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In this article about varnishstat http://kristianlyng.wordpress.com/2009/12/08/varnishstat-for-dummies/ (and various other) it's mentioned that the ratio of connection:request should be somewhat about 1:10. When checking our production varnishstat I can see that's it's almost 1:1. What does that mean? Can/should I do something about it? If so, what?

Niko.

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The ratio of connections/requests depends on the nature of your application. Let me give two examples

  1. Varnish in front of a Web application serving HTML pages

    • client requests the page, which is served by Varnish
    • page contains resources (images, JS, iframes) served by other servers than your Varnish frontend (CDNs, separate image servers etc.)
    • connections vs requests = appx 1:1
  2. Varnish in front of a server serving images, JavaScript etc.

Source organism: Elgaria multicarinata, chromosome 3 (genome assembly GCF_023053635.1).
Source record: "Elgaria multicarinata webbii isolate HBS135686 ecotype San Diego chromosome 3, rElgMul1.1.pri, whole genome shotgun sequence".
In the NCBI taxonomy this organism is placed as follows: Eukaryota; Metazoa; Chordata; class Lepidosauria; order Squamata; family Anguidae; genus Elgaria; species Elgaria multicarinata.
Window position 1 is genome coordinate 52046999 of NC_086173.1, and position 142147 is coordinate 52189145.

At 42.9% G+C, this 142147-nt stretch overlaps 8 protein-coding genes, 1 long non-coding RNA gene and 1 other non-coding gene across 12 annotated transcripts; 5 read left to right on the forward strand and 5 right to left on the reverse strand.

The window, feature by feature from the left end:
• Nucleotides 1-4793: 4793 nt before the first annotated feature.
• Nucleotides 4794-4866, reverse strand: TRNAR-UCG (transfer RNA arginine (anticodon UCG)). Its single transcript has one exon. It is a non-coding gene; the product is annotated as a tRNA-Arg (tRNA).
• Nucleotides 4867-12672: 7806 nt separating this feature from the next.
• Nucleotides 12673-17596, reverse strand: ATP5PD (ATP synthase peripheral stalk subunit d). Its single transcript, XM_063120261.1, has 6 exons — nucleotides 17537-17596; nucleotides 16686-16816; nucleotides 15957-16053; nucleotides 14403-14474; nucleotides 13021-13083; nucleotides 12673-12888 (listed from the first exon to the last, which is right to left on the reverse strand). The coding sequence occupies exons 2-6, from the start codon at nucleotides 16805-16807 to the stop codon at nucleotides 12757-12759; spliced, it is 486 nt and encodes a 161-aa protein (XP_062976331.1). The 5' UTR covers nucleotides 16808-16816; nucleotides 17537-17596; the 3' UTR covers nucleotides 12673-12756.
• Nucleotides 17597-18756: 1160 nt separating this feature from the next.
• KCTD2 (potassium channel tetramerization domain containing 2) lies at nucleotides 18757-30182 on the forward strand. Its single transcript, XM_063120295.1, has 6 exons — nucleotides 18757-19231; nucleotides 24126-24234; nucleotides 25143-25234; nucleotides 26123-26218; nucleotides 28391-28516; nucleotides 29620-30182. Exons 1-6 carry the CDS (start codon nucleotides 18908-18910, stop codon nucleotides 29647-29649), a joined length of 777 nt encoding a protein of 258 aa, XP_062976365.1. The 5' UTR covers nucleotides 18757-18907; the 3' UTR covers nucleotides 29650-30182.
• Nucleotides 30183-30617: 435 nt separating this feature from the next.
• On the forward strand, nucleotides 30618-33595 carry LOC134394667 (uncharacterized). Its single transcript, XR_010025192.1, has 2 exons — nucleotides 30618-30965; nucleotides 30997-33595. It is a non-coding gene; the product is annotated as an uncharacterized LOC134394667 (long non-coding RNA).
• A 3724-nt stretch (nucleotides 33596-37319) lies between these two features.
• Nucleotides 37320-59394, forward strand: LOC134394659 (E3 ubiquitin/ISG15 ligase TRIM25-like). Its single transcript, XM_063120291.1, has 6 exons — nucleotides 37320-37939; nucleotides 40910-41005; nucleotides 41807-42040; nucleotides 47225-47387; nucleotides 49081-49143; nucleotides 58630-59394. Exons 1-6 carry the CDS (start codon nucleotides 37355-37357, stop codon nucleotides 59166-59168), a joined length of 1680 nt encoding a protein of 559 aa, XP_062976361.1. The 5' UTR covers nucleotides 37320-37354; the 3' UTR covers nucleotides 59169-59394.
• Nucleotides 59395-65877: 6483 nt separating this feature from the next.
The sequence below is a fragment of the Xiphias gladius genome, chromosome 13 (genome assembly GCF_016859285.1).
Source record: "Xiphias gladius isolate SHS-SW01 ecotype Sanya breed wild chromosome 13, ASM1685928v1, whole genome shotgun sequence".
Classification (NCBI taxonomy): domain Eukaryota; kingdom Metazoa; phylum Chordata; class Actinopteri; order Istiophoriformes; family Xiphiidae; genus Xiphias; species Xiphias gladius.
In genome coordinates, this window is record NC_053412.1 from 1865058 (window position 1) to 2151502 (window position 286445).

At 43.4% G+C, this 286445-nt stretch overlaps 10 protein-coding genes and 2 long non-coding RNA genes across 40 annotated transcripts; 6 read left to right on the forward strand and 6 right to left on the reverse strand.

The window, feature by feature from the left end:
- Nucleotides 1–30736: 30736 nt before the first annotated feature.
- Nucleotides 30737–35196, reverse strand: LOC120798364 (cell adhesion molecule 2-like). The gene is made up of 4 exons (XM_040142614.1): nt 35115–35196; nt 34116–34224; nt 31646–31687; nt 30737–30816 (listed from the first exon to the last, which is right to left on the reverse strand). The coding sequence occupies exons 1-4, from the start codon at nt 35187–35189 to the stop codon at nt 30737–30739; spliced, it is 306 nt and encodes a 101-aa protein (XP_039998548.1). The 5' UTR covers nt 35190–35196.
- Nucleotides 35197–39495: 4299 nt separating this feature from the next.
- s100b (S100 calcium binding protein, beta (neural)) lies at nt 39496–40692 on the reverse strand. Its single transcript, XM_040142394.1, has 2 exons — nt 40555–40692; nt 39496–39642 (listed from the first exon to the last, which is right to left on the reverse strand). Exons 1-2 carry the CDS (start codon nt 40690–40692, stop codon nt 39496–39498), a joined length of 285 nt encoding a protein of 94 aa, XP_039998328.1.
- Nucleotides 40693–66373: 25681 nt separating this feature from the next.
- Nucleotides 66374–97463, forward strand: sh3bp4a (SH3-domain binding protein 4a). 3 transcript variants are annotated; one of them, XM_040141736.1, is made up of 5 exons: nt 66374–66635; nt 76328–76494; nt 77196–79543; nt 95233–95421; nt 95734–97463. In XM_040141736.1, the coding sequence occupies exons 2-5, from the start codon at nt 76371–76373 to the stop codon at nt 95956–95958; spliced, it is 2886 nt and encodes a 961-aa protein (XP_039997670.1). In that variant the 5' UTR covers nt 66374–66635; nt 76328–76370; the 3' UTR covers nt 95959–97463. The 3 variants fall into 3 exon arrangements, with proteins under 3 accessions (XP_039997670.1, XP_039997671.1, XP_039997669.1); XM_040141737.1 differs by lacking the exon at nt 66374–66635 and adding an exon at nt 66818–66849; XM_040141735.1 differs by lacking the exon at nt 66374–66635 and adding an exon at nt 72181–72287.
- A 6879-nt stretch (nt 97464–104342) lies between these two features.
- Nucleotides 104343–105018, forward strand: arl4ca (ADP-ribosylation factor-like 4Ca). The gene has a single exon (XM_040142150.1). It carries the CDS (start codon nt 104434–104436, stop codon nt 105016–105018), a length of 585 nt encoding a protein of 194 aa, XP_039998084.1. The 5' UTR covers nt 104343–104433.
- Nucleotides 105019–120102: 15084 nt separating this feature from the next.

• let's say all your pages contain 10 images and 5 JavaScripts, and they are all served by your Varnish frontend
    • client gets all content using a Keep-Alive request
    • connections vs requests = appx 15:1

So, in short, if you are only serving HTML pages, a ratio of 1:1 is what you'll probably get (I'm seeing a ratio of 1.18-1.46 requests per 1 connection on our Varnish servers). If you are serving content in a way that a single page contains a number of elements loaded through Varnish, the ratio should be around the average number of such elements per page.

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Thanks. Right what I wanted to know. In our case it's a JSON REST API, so I suppose 1:1 is ok. –  Niko Apr 10 '12 at 20:14
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I'm late to the party here, but if your ratio is 1:1 you may want to reduce the value of sess_timeout from the default of 5 seconds as you are letting non-reused connections linger for 5 seconds unnecessarily, occupying connection threads and inflating the # of open file descriptors. –  JCSG Jul 14 '13 at 5:52

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